One of the critics of my framework complained that it wasn't 100% object oriented. When I asked for an explanation he said In the world of OOP everything is an object, so if you have something which is not an object then it's not 100% object oriented. He pointed out that "proper" OO languages had support for value objects, so if I was using a language which did not support value objects then my work could never be 100% object oriented and therefore unacceptable to OO purists. I choose to ignore such an argument as the idea that everything is an object was never part of the original definition of what makes a language object oriented, it was one of those later additions by idiots who excel at taking a simple idea and making it more complicated than it need be.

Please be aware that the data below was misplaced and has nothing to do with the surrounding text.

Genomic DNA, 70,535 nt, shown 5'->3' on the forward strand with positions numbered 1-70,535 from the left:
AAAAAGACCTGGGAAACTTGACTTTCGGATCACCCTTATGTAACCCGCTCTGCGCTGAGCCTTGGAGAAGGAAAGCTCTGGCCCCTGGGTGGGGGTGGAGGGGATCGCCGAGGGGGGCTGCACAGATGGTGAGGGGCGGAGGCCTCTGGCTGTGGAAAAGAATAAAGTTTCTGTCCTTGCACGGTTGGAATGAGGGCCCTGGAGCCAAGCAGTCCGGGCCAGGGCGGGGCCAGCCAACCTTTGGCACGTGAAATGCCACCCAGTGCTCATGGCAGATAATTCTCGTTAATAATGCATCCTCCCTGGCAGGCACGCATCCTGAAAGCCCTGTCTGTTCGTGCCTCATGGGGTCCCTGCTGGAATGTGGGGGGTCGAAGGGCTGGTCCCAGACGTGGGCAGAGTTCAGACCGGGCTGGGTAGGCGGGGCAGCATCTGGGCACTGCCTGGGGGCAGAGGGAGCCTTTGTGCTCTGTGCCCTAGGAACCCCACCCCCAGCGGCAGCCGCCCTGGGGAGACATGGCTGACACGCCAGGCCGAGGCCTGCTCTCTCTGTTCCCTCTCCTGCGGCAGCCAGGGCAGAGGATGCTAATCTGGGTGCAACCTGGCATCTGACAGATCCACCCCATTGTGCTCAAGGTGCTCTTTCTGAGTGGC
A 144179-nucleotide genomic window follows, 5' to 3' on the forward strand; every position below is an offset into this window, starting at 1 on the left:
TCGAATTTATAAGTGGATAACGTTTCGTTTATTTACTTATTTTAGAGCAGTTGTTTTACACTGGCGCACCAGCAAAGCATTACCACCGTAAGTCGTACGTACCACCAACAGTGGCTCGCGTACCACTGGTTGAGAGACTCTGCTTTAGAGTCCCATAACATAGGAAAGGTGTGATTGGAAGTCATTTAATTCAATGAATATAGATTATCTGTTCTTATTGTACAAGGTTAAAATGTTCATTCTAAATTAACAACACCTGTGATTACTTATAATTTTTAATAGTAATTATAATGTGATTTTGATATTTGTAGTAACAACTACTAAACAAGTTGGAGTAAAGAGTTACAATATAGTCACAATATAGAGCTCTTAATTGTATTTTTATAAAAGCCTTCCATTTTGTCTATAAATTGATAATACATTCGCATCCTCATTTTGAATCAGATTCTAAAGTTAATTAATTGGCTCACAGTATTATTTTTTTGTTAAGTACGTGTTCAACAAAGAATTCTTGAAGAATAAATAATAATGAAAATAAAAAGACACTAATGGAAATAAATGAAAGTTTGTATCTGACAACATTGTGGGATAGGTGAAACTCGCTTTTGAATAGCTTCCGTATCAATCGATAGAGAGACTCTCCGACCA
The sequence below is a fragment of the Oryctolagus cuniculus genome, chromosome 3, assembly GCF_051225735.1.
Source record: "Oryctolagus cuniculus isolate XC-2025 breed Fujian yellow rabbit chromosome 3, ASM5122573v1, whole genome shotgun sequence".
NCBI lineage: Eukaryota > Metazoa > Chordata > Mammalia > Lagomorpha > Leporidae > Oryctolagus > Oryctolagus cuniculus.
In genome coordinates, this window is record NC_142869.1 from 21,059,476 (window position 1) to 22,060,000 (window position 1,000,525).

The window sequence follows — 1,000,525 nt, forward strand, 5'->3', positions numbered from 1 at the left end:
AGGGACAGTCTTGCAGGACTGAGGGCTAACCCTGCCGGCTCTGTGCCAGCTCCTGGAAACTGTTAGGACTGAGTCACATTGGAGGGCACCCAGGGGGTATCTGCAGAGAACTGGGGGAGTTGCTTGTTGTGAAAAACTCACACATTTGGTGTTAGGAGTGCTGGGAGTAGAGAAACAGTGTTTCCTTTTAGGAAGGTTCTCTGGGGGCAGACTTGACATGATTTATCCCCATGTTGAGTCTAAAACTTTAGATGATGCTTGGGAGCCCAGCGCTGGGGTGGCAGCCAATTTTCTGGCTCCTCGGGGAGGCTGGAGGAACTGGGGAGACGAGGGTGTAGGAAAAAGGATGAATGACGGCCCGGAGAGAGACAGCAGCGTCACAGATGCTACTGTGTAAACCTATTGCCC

The PHP language does not support value objects, the proof being that they are not mentioned anywhere in the manual. This has not stopped several developers from creating their own libraries of value objects, but I have no intention of using any of them. Even if they became part of the official PHP language I would still not use them. Why? Because they are an artificial construct which do not model anything which exists in the real world where every value is a scalar or a primitive. Converting such values into objects within the software would require a great deal of effort for absolutely no benefit for the simple reason that those value objects do not exist in the outside world.